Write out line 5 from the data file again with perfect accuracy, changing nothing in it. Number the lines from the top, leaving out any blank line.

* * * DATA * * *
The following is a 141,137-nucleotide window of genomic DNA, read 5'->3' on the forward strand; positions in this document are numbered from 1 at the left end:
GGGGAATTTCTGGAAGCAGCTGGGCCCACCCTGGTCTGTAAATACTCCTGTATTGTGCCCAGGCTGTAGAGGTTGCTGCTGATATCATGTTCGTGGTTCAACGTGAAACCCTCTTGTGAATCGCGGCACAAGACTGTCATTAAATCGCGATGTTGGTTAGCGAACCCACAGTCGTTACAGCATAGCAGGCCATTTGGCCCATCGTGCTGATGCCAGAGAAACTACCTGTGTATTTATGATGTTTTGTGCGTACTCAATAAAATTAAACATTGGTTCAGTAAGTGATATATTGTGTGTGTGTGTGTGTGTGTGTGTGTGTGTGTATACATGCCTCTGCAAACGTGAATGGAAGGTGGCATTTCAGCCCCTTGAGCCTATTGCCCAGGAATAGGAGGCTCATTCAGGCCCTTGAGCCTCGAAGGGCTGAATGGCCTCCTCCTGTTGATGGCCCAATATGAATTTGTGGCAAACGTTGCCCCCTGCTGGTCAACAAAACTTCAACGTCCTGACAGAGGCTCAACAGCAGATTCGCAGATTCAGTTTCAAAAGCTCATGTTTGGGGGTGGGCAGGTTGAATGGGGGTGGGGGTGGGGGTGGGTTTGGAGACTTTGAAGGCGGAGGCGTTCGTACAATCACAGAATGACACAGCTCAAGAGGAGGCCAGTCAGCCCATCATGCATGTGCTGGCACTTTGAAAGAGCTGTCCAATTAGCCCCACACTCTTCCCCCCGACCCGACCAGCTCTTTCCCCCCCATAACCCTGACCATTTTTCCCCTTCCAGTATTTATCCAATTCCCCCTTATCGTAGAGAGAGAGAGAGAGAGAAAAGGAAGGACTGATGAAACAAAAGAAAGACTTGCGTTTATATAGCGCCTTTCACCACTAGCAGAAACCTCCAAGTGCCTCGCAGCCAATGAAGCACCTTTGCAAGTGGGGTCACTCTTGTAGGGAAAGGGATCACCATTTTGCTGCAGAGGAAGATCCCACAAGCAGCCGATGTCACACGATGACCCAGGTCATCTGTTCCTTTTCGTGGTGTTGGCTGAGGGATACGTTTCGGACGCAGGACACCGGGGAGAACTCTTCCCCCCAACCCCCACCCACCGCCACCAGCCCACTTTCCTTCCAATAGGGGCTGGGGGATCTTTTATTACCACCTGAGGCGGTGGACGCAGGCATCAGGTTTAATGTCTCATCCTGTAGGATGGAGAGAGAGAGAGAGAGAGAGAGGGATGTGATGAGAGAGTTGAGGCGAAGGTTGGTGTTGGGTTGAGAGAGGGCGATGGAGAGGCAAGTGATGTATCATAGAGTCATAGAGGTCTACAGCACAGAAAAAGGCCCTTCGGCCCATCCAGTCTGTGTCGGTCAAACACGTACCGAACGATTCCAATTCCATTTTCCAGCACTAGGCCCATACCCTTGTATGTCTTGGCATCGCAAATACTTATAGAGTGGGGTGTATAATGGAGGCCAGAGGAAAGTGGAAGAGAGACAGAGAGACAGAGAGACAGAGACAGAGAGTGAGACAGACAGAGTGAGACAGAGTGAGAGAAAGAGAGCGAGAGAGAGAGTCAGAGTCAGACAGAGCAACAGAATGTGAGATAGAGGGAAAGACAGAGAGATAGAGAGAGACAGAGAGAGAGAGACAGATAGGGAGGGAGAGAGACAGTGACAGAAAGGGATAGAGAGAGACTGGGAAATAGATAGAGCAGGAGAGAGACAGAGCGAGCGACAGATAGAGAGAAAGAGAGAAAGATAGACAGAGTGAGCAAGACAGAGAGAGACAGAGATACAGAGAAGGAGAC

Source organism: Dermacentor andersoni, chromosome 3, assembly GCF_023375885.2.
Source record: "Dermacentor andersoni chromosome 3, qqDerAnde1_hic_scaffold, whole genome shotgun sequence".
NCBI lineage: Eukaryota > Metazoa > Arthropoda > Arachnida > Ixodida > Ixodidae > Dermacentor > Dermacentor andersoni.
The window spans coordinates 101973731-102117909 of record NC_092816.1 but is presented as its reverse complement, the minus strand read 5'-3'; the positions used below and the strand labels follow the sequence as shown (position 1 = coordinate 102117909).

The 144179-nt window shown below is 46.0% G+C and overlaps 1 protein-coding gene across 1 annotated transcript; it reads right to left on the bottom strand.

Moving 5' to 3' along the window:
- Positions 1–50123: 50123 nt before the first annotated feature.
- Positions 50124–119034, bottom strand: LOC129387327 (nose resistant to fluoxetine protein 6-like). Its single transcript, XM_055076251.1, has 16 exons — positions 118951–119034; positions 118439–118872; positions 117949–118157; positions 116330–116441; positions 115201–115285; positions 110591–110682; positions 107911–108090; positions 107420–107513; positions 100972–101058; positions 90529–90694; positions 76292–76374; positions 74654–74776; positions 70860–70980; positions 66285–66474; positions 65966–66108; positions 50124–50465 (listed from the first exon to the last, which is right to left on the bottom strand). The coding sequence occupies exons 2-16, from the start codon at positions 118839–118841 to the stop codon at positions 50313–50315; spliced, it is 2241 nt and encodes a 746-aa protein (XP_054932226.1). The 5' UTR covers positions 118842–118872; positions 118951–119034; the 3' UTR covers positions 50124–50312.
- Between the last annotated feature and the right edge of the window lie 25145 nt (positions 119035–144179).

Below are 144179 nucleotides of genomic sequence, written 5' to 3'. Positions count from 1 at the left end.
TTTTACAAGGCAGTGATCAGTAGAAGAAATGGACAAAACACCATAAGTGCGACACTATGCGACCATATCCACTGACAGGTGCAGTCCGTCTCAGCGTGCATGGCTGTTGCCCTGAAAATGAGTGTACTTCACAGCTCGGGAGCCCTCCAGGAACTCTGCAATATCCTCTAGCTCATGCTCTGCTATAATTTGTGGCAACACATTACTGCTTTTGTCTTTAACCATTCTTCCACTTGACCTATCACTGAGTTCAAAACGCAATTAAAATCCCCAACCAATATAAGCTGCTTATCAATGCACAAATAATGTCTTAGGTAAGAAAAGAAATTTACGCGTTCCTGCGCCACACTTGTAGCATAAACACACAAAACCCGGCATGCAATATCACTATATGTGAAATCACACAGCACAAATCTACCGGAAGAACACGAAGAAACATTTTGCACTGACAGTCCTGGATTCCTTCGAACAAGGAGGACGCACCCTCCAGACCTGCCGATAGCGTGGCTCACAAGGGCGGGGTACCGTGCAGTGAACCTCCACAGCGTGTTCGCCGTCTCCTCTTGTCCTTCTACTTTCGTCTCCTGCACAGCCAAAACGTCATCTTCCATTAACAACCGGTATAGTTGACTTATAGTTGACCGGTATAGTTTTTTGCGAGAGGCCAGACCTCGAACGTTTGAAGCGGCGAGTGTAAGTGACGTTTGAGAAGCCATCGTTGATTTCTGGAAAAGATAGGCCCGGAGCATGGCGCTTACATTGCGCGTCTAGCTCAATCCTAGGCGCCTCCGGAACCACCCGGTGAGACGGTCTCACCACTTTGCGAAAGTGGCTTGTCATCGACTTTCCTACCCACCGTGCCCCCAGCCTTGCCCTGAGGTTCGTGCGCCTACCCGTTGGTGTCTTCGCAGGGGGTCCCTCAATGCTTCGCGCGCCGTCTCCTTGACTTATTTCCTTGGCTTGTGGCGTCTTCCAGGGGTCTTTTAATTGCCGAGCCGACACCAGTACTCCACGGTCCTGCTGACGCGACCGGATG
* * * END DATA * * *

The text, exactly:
NCBI lineage: Eukaryota > Metazoa > Arthropoda > Arachnida > Ixodida > Ixodidae > Dermacentor > Dermacentor andersoni.